The International Paneuropean Union, also referred to as the
Paneuropean Movement and the Pan-Europa Movement, is the oldest
European unification movement. It began with the publishing of Count
Richard von Coudenhove-Kalergi's manifesto Paneuropa (1923), which
presented the idea of a unified European State. Coudenhove-Kalergi, a
member of the Bohemian
Coudenhove-Kalergi family and the son of an
Austro-Hungarian diplomat and a Japanese mother, was the
organisation's central figure and President until his death in 1972.
It is independent of all political parties, but has a set of
principles by which it appraises politicians, parties, and
institutions. The International
Paneuropean Union has four main basic
principles: liberalism, Christianity, social responsibility, and
pro-Europeanism. At the same time, it openly welcomes and acknowledges
the contributions of Judaism and Islam whose heritage they share.
The organisation was prohibited by Nazi
Germany in 1933, and was
founded again after the Second World War.
Otto von Habsburg, the head of the
Habsburg dynasty and former Crown
Prince of Austria-Hungary, became involved with the Paneuropean Union
in the 1930s, was elected its Vice President in 1957 and became its
International President in 1973, after Coudenhove's death. The
President of the Union since 2004 is Alain Terrenoire, former Member
of Parliament in France and MEP and Director of the French
Paneuropa-Union. Otto Habsburg became the International Honorary
President of the International
Paneuropean Union in 2004. Its Vice
President is Walburga Habsburg Douglas, a member of the Swedish
The Union has branches in many European countries, with the General
Secretariat located in Munich. In France, the Pan-Europa Union was
founded by later President
Georges Pompidou and later cabinet minister
Louis Terrenoire, with the support of Charles de Gaulle. The Union
achieved high political influence in France, particularly within the
Gaullist segment of French politics.
The Austrian-Hungarian border crossing where the Pan-European Picnic
took place in 1989
Among its notable members were Albert Einstein, Fridtjof Nansen, Johan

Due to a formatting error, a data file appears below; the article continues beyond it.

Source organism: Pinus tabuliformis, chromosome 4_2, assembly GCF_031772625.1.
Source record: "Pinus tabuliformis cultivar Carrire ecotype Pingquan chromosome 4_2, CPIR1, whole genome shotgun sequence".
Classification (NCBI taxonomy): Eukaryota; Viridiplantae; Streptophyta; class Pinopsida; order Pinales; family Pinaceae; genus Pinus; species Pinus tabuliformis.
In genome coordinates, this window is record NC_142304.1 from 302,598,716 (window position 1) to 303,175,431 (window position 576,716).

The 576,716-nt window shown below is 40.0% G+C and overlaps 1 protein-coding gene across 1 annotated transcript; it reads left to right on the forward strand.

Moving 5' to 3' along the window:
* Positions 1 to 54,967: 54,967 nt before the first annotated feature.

Ludwig Mowinckel, Thomas Mann, Franz Werfel, Bronisław Huberman,
Aristide Briand, Konrad Adenauer, Sigmund Freud, Benedetto Croce,
Léon Blum and Georges Pompidou. Winston Churchill
lauded the movement's work for a unified Europe prior to the war in
his famous Zurich speech in 1946.
In 1947, the group formed around Duncan Sandys, Winston Churchill,
Edvard Beneš and others split into newly formed European Movement in
opposition of Union's strong Christian right.
Grounded in liberal values, the
Paneuropean Union was considered
staunchly anti-communist from its inception and especially during the
Cold War. For this reason, the organisation was much reviled by the
communist regimes of the Eastern Bloc. The organisation became
renowned for its role in organising the Pan-European Picnic, an
important event during the Revolutions of 1989.
Richard von Coudenhove-Kalergi, 1894–1972
Richard von Coudenhove-Kalergi
Richard von Coudenhove-Kalergi (1923–1972), elected the first
International President in 1926.
Otto von Habsburg, MEP, the former Crown Prince Otto of
Alain Terrenoire, former Member of Parliament and MEP, France
European integration – mainly through the
European Union and the
Council of Europe
Euroscepticism – opposition to the process of political European
^ a b c d http://www.paneuropa.org/
^ Richard Vaughan, Twentieth-Century Europe: Paths to Unity, Taylor
& Francis, 1979, ISBN 0064971724
^ Michael Gehler; Wolfram Kaiser, Helmut Wohnout: Christdemokratie in
Europa im 20. Jahrhundert: Christian democracy in 20th century Europe.
Böhlau Verlag Wien, 2001, ISBN 3205993608, Seiten 595.
^ Trevor C. Salmon; William Nicoll: Building European Union: a
documentary history and analysis. Manchester University Press, 1997,
ISBN 0719044464, Seite 26.
Wikimedia Commons has media related to Paneuropean Union.
European Society Coudenhove-Kalergi
Archival sources on the
Paneuropean Union at the Historical Archives